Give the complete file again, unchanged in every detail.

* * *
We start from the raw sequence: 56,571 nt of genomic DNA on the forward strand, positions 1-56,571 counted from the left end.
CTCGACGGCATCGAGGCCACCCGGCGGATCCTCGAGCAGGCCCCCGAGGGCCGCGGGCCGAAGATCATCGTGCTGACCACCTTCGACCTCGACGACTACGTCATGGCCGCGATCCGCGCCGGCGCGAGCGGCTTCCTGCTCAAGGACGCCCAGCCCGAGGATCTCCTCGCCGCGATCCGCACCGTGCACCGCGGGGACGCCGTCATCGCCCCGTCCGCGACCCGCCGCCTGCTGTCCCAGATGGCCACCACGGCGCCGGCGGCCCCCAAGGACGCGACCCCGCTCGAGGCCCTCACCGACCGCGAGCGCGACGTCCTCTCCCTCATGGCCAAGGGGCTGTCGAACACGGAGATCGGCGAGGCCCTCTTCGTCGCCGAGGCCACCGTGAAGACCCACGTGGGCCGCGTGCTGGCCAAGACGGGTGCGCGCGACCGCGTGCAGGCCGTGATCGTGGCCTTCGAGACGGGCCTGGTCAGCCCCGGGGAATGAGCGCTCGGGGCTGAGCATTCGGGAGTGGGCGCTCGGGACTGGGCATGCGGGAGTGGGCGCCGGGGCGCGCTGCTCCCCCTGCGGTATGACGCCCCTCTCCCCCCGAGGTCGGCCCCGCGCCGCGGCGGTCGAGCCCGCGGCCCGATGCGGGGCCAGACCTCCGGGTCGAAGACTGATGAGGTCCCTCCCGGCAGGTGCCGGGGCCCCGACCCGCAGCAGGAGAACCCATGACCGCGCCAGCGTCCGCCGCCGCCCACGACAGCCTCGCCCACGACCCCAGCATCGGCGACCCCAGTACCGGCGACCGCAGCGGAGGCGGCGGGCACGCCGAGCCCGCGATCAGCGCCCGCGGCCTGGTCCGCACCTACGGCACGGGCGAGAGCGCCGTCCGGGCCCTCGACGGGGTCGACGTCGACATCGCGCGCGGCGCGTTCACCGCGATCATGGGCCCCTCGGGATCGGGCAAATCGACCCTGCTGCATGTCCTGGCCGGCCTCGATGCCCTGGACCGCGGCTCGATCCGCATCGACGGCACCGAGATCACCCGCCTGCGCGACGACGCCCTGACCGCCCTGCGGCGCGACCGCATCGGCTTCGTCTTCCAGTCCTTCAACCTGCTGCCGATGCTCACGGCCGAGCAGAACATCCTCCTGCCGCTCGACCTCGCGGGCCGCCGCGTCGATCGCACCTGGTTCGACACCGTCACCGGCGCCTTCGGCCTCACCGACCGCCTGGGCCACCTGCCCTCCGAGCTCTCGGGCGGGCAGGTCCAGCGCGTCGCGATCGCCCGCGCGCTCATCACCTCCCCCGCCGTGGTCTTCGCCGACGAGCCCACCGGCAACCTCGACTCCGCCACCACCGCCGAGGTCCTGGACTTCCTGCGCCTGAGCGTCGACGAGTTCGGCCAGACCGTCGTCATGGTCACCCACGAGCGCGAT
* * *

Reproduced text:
We start from the raw sequence: 56,571 nt of genomic DNA on the forward strand, positions 1-56,571 counted from the left end.
CTCGACGGCATCGAGGCCACCCGGCGGATCCTCGAGCAGGCCCCCGAGGGCCGCGGGCCGAAGATCATCGTGCTGACCACCTTCGACCTCGACGACTACGTCATGGCCGCGATCCGCGCCGGCGCGAGCGGCTTCCTGCTCAAGGACGCCCAGCCCGAGGATCTCCTCGCCGCGATCCGCACCGTGCACCGCGGGGACGCCGTCATCGCCCCGTCCGCGACCCGCCGCCTGCTGTCCCAGATGGCCACCACGGCGCCGGCGGCCCCCAAGGACGCGACCCCGCTCGAGGCCCTCACCGACCGCGAGCGCGACGTCCTCTCCCTCATGGCCAAGGGGCTGTCGAACACGGAGATCGGCGAGGCCCTCTTCGTCGCCGAGGCCACCGTGAAGACCCACGTGGGCCGCGTGCTGGCCAAGACGGGTGCGCGCGACCGCGTGCAGGCCGTGATCGTGGCCTTCGAGACGGGCCTGGTCAGCCCCGGGGAATGAGCGCTCGGGGCTGAGCATTCGGGAGTGGGCGCTCGGGACTGGGCATGCGGGAGTGGGCGCCGGGGCGCGCTGCTCCCCCTGCGGTATGACGCCCCTCTCCCCCCGAGGTCGGCCCCGCGCCGCGGCGGTCGAGCCCGCGGCCCGATGCGGGGCCAGACCTCCGGGTCGAAGACTGATGAGGTCCCTCCCGGCAGGTGCCGGGGCCCCGACCCGCAGCAGGAGAACCCATGACCGCGCCAGCGTCCGCCGCCGCCCACGACAGCCTCGCCCACGACCCCAGCATCGGCGACCCCAGTACCGGCGACCGCAGCGGAGGCGGCGGGCACGCCGAGCCCGCGATCAGCGCCCGCGGCCTGGTCCGCACCTACGGCACGGGCGAGAGCGCCGTCCGGGCCCTCGACGGGGTCGACGTCGACATCGCGCGCGGCGCGTTCACCGCGATCATGGGCCCCTCGGGATCGGGCAAATCGACCCTGCTGCATGTCCTGGCCGGCCTCGATGCCCTGGACCGCGGCTCGATCCGCATCGACGGCACCGAGATCACCCGCCTGCGCGACGACGCCCTGACCGCCCTGCGGCGCGACCGCATCGGCTTCGTCTTCCAGTCCTTCAACCTGCTGCCGATGCTCACGGCCGAGCAGAACATCCTCCTGCCGCTCGACCTCGCGGGCCGCCGCGTCGATCGCACCTGGTTCGACACCGTCACCGGCGCCTTCGGCCTCACCGACCGCCTGGGCCACCTGCCCTCCGAGCTCTCGGGCGGGCAGGTCCAGCGCGTCGCGATCGCCCGCGCGCTCATCACCTCCCCCGCCGTGGTCTTCGCCGACGAGCCCACCGGCAACCTCGACTCCGCCACCACCGCCGAGGTCCTGGACTTCCTGCGCCTGAGCGTCGACGAGTTCGGCCAGACCGTCGTCATGGTCACCCACGAGCGCGAT